Hung parliament? Then what?
By the time next Sunday comes round, a new parliament would have been elected hopefully without any more of the blood and gore that has characterised this election campaign. Analysts are agreed that the ruling Peoples Alliance and the opposition UNP are running neck-to-neck and it will be a brave (or partisan) soul who will predict which side will have an edge over the other. We run an interview with President Chandrika Kumaratunga in this issue claiming victory for her party and Mr. Ranil Wickremesinghe, no doubt, will make the same claim. Well, we dont have long to wait to see what the outcome will be.
But if we do have the hung parliament that is widely predicted, then what? That is the million dollar question. The president is already firmly on record saying that she does not wish to "cohabit with the UNP while Wickremesinghe has promised to "clip Chandrikas wings. Whatever plans they have for each other, we must hope that both leaders will be big enough to do what is best for the country. In effect, if the country does not give either side a working majority, the clear message is that the people want them to work together and get on with the urgent business of forging a durable peace and reviving an economy whose potential is largely unexploited.
Although the proportional representation (PR) basis on which this election is being worked has been roundly criticised by many, the fact remains that it does not permit the distortions that are possible and have indeed been known here under the first-past-the-post Westminster system. Massive majorities can very well mean tyranny as we have seen with Mrs. Bandaranaikes United Fronts two thirds victory in 1970 and J. R. Jayewardenes five sixths landslide seven years later. The shoddy fashion in which the losers and their supporters were treated and some of the suicidal policies that were followed by those government surely have their lessons for us all.
Election watchers will keenly watch how the new kids on the block do at this election. While the JVP cannot be characterised as "new in the real sense of that word by virtue of the fact that they have figured in different avatars in the Lankan political firmament since the very early seventies, this is the first time that this Marxist party is making a serious bid for elected parliamentary office on a significant scale. Given the dynamics of PR, they are bound to gain representation which may be significant in balance of power terms even though they are not contenders for a winning majority to form a government. The Sihala Urumaya, which is hardly six months old, is also making its presence felt in the political landscape attracting support from middle class and other elements of the majority community disgusted with how both major parties have handled the LTTE and the ethnic problem.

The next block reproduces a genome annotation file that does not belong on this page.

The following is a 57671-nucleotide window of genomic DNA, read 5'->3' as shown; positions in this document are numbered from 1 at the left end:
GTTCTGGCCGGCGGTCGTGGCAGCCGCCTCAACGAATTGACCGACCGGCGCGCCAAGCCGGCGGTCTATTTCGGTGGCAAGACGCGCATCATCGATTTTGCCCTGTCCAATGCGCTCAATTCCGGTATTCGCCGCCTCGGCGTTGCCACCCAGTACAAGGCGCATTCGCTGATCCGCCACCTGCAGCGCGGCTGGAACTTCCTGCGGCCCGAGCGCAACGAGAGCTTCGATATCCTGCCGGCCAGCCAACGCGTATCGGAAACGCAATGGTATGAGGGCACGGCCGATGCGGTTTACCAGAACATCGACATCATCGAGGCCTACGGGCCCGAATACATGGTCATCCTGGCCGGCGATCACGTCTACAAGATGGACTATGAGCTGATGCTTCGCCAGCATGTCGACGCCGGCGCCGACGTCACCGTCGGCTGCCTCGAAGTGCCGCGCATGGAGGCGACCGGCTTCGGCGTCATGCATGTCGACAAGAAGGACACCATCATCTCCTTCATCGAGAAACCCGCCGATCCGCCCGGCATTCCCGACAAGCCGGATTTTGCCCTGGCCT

It is quite certain that both these parties, if they acquire a balance of power capability on Tuesday, will not join either the PA or the UNP, to enable the formation of a government. About that the electors will have no doubt whatever. But if they do get sufficient seats, they can be expected to use that muscle to influence events that are of particular concern to them. For the JVP, which retains its old Marxist convictions, economic matters and their impact on the poorer people in our country are likely to loom large while for the Sihala Urumaya, matters connected with the prosecution of the war and the resolution of the ethnic conflict will be predominant. Both these parties have demonstrated their ability to campaign effectively and their showing will be keenly watched not only for now but also for the future.
It is to be hoped that the concerned authorities have adequately provided security cover for leaders of the Sihala Urumaya particularly given the LTTEs track record of seeking to liquidate the leaders of the Sinhala people over the years. Too many of our leaders have fallen to Tiger terror as it is and we cannot afford to allow this process to continue indefinitely. We say this with full realisations that those responsible for securing vulnerable targets do not have unlimited resources. Also, it is very difficult to thwart fanatical suicide killers of the sort the LTTE has deployed over the years. But there must be a consciousness both among those who may be vulnerable and the agencies of the state responsible for the protection of such persons about the ever-present risks.
The campaign which ended yesterday, certainly as far as the two major contenders for power are concerned, was funded by elements who make campaign contributions with returns and dividends in mind. Eventually it is the people who must pay the price of such munificence because contracts, tenders, concessions and what have you with which generous friends of political parties are rewarded by the wielders of power are always priced to ensure the recovery of "investments made and fat profits thereon. The many millions that have been paid for the posters, polythene and other degraders of the environment that is part of election campaigns is in reality money down the drain. If the result is a hung parliament, the constitution does not permit another election within a year. That is why we believe that our leaders must be big enough to seize the opportunity of a truly national government if voters signal no clear preference for Tweedledum or Tweedledee.
Your comments to the Editor